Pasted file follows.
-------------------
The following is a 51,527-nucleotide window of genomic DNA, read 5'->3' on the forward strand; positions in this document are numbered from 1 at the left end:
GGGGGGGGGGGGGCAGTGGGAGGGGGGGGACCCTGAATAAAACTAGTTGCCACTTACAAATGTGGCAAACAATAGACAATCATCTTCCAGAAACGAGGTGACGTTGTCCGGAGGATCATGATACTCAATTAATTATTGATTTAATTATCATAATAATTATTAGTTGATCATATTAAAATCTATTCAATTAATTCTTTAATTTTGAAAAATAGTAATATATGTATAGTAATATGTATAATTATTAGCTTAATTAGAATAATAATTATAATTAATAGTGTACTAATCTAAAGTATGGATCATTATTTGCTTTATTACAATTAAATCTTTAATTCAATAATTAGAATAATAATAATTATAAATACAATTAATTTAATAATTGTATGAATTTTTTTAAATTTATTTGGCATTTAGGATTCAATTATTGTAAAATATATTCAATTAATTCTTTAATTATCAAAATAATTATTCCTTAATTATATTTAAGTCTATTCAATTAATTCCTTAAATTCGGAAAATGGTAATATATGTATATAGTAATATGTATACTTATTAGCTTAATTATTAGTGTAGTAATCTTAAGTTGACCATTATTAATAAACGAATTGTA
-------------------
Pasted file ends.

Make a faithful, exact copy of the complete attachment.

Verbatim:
The following is a 51,527-nucleotide window of genomic DNA, read 5'->3' on the forward strand; positions in this document are numbered from 1 at the left end:
GGGGGGGGGGGGGCAGTGGGAGGGGGGGGACCCTGAATAAAACTAGTTGCCACTTACAAATGTGGCAAACAATAGACAATCATCTTCCAGAAACGAGGTGACGTTGTCCGGAGGATCATGATACTCAATTAATTATTGATTTAATTATCATAATAATTATTAGTTGATCATATTAAAATCTATTCAATTAATTCTTTAATTTTGAAAAATAGTAATATATGTATAGTAATATGTATAATTATTAGCTTAATTAGAATAATAATTATAATTAATAGTGTACTAATCTAAAGTATGGATCATTATTTGCTTTATTACAATTAAATCTTTAATTCAATAATTAGAATAATAATAATTATAAATACAATTAATTTAATAATTGTATGAATTTTTTTAAATTTATTTGGCATTTAGGATTCAATTATTGTAAAATATATTCAATTAATTCTTTAATTATCAAAATAATTATTCCTTAATTATATTTAAGTCTATTCAATTAATTCCTTAAATTCGGAAAATGGTAATATATGTATATAGTAATATGTATACTTATTAGCTTAATTATTAGTGTAGTAATCTTAAGTTGACCATTATTAATAAACGAATTGTA